How this perspective applies to contemporary problems may require
further insight, as Holmes™s half-century of judging recedes. He has
helped us to understand that judges should withhold predisposition
where “opposing convictions still maintain a battle front against each
other.” We may yet wonder if they must put a ¬nger to the political winds
before deciding when and how to withhold. If recognition is required of
a popular consensus respecting constitutional cases, how may we know
when it is a consensus that is gathering, as opposed to a pendulum
shift in popular feeling? If judges must con¬ne a decision to speci¬c
circumstances, leaving open the broader dispute to further ferment in
the public sphere, what if nonjudicial avenues are clogged and no res-
olution is likely? May it not depend on how dire the consequences of
waiting? Answers do not come easily, but these are practical questions
that Holmes™s conception of common law uniquely recognizes, as legiti-
mate aspects of legal and constitutional philosophy.
Another insight is the relationship of common law method and textual
interpretation. In an example suggested by H. L. A. Hart, noted above in

19 Id., 615.
Holmes™s Theory in Retrospect 165

chapter 3, the question was posed of whether a bicycle would constitute a
“vehicle” prohibited by statute from use in a public park. Hart attributed
this kind of legal question to the “open texture” of language, such that (in
David Lyons™s analysis) it implied the impossibility of resolution by “the
law.” The example demonstrated that there exist gaps in legal language
that oblige the judge to “legislate.”20
Openness of texture, even as a metaphor applied to language, carries
with it the image of a fabric, a woven cloth, with intervening spaces that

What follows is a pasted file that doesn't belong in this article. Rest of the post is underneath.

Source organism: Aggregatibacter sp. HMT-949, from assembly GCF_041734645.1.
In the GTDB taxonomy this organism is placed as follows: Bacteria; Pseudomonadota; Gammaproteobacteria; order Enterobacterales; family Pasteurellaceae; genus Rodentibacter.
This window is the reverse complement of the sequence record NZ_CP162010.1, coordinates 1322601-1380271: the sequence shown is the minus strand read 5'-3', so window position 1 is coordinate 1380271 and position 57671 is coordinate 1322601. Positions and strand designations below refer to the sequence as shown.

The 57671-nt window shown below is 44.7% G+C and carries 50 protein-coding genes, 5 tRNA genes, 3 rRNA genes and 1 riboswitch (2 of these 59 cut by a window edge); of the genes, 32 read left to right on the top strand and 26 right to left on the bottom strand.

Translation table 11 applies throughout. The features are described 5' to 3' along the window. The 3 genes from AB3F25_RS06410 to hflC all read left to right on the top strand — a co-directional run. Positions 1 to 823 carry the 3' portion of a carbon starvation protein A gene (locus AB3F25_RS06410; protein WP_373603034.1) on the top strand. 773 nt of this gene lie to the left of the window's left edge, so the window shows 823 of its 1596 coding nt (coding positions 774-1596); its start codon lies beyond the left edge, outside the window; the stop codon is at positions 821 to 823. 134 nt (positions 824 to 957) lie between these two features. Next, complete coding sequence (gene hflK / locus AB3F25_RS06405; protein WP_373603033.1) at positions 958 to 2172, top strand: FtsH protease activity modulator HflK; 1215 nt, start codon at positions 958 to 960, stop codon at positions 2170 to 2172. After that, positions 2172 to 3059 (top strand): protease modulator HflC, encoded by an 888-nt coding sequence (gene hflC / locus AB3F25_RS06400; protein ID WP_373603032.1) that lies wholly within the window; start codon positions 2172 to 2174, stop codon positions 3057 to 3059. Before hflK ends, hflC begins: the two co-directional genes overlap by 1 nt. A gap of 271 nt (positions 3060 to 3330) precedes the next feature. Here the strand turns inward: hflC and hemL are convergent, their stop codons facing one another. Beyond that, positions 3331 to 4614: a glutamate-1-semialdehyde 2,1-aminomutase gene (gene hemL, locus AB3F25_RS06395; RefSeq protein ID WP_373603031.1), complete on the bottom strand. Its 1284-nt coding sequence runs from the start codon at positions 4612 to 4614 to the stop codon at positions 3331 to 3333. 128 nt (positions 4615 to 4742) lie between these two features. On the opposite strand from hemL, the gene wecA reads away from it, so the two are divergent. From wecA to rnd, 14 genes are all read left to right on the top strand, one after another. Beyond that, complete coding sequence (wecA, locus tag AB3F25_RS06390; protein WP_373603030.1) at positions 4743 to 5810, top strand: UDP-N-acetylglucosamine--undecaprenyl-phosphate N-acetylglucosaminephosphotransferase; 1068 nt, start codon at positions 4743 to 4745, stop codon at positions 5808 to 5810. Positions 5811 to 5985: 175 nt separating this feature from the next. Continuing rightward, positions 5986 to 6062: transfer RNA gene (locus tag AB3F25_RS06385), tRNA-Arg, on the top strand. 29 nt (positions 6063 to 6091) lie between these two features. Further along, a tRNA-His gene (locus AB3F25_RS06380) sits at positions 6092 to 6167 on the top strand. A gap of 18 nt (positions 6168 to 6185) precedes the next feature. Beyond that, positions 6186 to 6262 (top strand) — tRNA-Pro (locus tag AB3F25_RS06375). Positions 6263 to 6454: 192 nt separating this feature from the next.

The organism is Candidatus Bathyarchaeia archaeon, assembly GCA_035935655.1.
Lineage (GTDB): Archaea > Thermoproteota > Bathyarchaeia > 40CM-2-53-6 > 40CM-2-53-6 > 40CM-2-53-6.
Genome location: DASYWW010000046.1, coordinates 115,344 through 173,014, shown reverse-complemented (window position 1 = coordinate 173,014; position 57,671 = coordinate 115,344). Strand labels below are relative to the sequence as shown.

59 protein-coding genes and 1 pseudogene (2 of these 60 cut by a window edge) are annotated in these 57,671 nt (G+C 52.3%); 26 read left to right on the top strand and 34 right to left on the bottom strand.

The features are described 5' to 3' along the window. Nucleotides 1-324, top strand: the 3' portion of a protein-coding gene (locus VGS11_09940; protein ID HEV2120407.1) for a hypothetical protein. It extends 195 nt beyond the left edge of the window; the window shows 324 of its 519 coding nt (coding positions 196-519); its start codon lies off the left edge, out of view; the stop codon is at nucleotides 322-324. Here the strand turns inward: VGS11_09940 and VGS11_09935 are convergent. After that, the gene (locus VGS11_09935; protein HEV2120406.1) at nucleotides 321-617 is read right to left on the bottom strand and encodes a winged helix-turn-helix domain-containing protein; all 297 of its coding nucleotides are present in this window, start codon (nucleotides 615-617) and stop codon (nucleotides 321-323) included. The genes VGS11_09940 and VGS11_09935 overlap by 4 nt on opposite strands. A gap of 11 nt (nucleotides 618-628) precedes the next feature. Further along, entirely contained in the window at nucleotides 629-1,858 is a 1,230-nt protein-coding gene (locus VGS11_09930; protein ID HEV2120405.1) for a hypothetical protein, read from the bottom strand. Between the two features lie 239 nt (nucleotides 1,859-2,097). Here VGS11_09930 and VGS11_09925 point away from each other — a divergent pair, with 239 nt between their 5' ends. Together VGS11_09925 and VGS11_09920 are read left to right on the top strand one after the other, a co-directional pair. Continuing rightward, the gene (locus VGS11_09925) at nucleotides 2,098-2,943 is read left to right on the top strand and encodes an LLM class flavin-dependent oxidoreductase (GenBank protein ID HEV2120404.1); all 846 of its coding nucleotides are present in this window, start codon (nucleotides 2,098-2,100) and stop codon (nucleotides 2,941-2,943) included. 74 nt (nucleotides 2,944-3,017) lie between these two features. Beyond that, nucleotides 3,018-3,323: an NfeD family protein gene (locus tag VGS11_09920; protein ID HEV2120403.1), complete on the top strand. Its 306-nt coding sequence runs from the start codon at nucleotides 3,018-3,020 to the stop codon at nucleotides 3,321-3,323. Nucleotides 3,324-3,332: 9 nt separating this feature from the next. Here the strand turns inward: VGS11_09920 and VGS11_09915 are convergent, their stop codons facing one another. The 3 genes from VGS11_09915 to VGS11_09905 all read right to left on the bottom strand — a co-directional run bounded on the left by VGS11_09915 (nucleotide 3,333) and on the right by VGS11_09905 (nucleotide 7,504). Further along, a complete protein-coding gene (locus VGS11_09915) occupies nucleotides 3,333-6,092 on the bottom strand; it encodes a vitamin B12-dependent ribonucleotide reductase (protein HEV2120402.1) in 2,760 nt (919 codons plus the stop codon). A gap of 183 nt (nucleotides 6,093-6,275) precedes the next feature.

fail to provide the logical force of clear words in their typical function
of representation. If the law is equated with authoritative legal language,
the logic of the metaphor suggests that the law is without an answer to any
unclear case that falls resolutely in the gaps and thus outside the operative
terms “ in spaces where reference seems utterly unavailing. But (as Hart
himself has observed21 ) the law of precedent operates by example; and
the common law is an accretion of examples, successively approximated
in language.
Common law precedents may thus be drawn on to illuminate the mean-
ing of a statutory term, such as the term “maintenance” in Commonwealth
v. Churchill.22 There, the question arose as to whether one defendant, as a
sales employee, had participated in “keeping and maintaining” a place for
the illegal sale of alcoholic beverage. The prosecution argued that sales in
the presence of the employer, whose guilt was clear, assisted the latter in
keeping the tenement. In an opinion remarkably similar to his common
law decisions, Holmes compared competing lines of precedent in similar